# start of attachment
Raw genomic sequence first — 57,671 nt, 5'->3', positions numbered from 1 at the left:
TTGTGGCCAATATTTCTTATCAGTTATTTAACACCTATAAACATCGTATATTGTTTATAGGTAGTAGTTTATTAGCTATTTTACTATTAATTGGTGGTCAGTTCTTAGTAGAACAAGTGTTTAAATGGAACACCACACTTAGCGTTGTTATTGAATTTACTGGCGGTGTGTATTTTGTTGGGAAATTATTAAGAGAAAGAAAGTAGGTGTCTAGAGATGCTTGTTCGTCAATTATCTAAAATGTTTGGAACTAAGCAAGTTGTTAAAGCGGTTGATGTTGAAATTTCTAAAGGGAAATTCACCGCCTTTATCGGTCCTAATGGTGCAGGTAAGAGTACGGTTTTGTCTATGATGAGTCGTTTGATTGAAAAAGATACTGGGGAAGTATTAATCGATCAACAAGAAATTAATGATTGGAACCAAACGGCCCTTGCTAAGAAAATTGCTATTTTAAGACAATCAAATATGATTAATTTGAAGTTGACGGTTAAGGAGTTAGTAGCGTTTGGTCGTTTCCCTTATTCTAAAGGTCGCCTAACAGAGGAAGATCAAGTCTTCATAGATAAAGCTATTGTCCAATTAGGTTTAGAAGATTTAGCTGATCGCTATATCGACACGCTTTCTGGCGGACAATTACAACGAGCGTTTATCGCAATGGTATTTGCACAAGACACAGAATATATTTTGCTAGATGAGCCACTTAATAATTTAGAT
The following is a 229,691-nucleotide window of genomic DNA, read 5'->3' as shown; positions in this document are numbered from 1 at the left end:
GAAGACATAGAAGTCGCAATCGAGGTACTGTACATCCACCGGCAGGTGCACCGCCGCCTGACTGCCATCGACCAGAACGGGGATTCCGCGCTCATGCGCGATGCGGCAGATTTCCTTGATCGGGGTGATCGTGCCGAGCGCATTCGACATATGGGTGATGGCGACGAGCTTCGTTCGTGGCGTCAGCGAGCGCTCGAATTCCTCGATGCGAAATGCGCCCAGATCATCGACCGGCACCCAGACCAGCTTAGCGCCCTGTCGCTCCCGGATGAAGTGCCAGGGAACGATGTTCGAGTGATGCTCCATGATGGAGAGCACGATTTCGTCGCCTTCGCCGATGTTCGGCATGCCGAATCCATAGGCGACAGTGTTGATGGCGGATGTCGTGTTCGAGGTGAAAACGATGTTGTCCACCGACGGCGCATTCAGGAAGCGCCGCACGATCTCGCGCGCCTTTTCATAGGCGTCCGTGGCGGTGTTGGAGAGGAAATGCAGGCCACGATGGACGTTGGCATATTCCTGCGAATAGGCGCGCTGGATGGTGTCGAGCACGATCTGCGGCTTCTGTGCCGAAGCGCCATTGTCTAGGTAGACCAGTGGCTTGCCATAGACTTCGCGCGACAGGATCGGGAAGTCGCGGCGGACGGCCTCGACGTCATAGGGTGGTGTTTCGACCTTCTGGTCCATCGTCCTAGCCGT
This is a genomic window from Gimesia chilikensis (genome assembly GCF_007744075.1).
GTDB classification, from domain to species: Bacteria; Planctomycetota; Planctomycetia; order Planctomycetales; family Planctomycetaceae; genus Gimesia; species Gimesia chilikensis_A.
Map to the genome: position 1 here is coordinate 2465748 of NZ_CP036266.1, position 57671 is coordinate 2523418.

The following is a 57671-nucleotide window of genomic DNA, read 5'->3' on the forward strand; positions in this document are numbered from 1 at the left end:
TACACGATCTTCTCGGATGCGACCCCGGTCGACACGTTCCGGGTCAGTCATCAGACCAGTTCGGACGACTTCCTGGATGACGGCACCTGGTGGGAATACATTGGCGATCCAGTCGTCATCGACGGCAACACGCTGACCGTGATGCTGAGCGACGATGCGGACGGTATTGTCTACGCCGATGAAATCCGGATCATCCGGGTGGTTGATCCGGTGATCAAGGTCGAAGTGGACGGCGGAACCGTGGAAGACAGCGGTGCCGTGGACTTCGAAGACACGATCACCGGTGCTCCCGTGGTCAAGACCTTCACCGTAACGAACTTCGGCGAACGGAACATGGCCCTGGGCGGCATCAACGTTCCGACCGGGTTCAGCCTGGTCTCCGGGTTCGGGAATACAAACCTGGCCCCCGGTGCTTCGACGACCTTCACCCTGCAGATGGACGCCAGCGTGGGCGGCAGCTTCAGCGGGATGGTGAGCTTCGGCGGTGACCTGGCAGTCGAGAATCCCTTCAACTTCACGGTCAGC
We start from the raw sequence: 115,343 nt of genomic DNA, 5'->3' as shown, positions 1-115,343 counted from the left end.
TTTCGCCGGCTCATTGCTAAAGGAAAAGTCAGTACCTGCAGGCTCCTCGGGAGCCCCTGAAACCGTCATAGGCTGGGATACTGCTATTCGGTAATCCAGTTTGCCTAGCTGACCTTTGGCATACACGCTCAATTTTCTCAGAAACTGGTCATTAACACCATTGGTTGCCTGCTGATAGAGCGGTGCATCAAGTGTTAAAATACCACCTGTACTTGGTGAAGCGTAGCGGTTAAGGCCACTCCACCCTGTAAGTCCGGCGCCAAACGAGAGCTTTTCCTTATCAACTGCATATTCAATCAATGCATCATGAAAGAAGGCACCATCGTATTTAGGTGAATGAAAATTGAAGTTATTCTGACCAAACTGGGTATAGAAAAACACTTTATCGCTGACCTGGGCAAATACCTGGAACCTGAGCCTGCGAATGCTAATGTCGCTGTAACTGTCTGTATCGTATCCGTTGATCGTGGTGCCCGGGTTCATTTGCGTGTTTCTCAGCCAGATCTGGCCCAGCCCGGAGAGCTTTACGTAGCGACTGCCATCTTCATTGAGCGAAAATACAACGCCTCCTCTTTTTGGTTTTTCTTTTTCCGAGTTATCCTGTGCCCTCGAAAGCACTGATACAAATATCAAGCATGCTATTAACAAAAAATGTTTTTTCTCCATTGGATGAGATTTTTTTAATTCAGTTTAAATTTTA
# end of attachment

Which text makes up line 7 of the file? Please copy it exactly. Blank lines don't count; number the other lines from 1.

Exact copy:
Map to the genome: position 1 here is coordinate 2465748 of NZ_CP036266.1, position 57671 is coordinate 2523418.